Los Angeles registers more complaints about homeless encampments and illegal dumping

A quarterly look at what services Angelenos are requesting from the 311 system
City Life

Illustration of a hand holding a phone dialing 311


Every three months, Crosstown looks at what services Angelenos are asking the city to provide. Using publicly available data, we detail if calls to the MyLA311 system are going up or down, and which neighborhoods most frequently request graffiti removal, dead animal pick-up and more. Here is what the picture looked like from July 1–Sept. 30.


Overall Calls

The third quarter was the busiest period for the MyLA311 system in two years, with approximately 363,000 requests made via phone, the website or app. That’s a 6.5% increase from the previous quarter.


Line chart of quarterly MyLA311 requests in Los Angeles


Boyle Heights frequently produces more MyLA311 reports than any other neighborhood (blame graffiti clean-up; more on that below). That was the case again this quarter, as the community generated 12,621 calls. The next highest counts were in Westlake (9,981), North Hollywood (9,581) and Van Nuys (9,298).


Graffiti removal

Approximately 22% of MyLA311 reports in the quarter were for graffiti eradication. Boyle Heights topped the list, with 6,871 tags painted over. That puts it slightly ahead of Downtown (5,940). After that there is a big drop, to Westlake (3,799) and Historic South-Central (3,712). The count for every other community was below 3,000.


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All told, there were approximately 80,000 graffiti reports citywide in the third quarter (the count includes tags that crews see and proactively paint over). That is down from 86,000 in the second quarter, and well below the level in late 2020 and the first half of 2021, when the quarterly count was around 95,000 reports.


Line chart of graffiti clean-up requests in Los Angeles by quarter


Homeless encampment calls

A cornerstone of Mayor Karen Bass’ homelessness strategy is the Inside Safe initiative, which focuses on moving residents of entire tent encampments into hotels, motels or other short-term housing. It has generated extensive attention, and may be driving Angelenos to report encampments more often than in the past. 


From July 1–Sept. 30, MyLA311 fielded 21,015 homeless encampment reports. That represents a 20% increase from the second quarter. The count in the third quarter of 2021 was about 13,000 calls.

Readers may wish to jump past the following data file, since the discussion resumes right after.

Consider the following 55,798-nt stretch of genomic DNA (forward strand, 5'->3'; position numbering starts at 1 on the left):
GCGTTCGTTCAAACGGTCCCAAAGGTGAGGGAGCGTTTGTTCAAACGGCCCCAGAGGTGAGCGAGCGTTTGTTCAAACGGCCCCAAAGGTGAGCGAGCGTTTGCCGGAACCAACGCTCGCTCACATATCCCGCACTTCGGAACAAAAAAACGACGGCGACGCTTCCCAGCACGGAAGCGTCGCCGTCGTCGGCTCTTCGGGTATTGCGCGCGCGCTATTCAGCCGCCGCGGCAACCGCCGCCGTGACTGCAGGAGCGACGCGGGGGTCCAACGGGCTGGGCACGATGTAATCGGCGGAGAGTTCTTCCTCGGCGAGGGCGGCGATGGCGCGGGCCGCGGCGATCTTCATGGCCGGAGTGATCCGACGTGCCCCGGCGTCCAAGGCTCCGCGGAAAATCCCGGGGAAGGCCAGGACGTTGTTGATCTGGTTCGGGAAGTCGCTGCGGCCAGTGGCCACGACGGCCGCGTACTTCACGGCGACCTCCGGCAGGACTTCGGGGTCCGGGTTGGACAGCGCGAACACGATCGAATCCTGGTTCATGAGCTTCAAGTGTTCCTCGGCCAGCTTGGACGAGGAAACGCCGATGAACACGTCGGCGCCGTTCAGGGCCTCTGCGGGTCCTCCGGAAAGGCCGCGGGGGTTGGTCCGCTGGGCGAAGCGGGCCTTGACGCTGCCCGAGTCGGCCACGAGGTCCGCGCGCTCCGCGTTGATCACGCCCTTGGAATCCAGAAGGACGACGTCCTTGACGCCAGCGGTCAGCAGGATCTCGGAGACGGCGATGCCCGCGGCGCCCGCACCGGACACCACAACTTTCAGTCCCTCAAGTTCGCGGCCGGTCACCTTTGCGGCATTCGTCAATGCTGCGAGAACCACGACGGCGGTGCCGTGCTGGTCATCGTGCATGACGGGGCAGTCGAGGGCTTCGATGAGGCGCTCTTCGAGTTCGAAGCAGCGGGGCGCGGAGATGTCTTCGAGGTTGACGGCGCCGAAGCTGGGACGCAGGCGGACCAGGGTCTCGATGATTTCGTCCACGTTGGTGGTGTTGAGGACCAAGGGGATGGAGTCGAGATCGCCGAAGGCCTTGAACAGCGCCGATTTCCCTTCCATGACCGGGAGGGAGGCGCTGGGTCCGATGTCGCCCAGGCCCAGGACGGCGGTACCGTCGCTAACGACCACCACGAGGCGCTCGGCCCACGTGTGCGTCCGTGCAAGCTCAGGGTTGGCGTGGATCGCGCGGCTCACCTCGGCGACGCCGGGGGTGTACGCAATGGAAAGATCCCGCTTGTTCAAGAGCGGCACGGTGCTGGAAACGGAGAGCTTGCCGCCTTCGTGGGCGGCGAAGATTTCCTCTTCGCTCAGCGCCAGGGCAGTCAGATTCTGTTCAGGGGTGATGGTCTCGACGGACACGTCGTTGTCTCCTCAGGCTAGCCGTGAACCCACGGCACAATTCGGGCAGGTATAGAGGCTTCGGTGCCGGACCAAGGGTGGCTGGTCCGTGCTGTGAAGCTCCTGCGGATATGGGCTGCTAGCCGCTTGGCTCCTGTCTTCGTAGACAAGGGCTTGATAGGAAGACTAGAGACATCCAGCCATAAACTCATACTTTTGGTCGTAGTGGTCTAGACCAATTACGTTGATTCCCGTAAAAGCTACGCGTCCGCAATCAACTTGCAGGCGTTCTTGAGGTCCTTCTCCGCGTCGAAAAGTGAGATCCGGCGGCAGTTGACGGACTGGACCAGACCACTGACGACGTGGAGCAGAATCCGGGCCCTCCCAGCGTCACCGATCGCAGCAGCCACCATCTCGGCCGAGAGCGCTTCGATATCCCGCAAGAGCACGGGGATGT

bar chart of quarterly homeless encampment calls


There is a wide disparity by neighborhood. In the third quarter, nine communities each produced more than 500 calls, topped by the 1,600 in Westlake. Meanwhile, more than 90 neighborhoods had fewer than 300 reports.


Table of Los Angeles neighborhoods with the most homeless encampment complaints in the third quarter.


Bulky item pick-up

About 47% of MyLA311 requests in the third quarter were for bulky item pick-up, with Angelenos asking sanitation crews to haul away old couches, desks and more. There were 171,000 calls in the period, a nearly 10% increase from the previous quarter.


Horizontal bar chart of bulky item pick-up calls in Los Angeles


Bulky-item requests come in large numbers from communities across Los Angeles. The highest count in the quarter was the 4,702 calls in Van Nuys. That was followed by North Hollywood (4,311), San Pedro (4,134) and Koreatown (3,656).


Dead animal removal

If your pet passes away, or you see a dog, cat, possum or other creature that was hit and killed by a car, then the city will take it away for no charge. Unfortunately, the 8,337 dead animal removal requests in the third quarter was the highest number ever recorded in the city.


Line chart of quarterly dead animal removal requests in Los Angeles


The neighborhood with the most calls during the three-month period was Northridge, with 223. This was closely followed by San Pedro (217), Boyle Heights (203) and Sylmar (203).


Illegal dumping

Illegal dumping has long been a scourge on Los Angeles, with people or businesses trying to avoid paying disposal fees by tossing trash, construction materials or other detritus in alleys or on the street. Sometimes scofflaws drive into a community at night, drop their junk and then speed off.


The situation had been improving, and the approximately 20,500 calls in the first quarter of 2023 was the lowest count in years. Yet the practice has since increased: There were more than 27,800 reports from July 1–Sept. 30.


Bar chart of illegal dumping calls by quarter in Los Angeles


The South L.A. neighborhood of Broadway-Manchester was hit hard in the quarter, with 790 reports. Also frequently dumped on were Van Nuys (764), Florence and North Hollywood (748 each).


The practice, as the name implies, is against the law. The city even has a tip program, and someone who reports illegal dumping can receive up to $1,000 if the call leads to an arrest and conviction.


How we did it: We examined publicly available MyLA311 service data from Jan. 1, 2019–Sept. 30, 2023. For neighborhood boundaries, we rely on the borders defined by the Los Angeles Times. Learn more about our data here


Want to know how your neighborhood fares? Or simply just interested in our data? Email us at askus@xtown.la.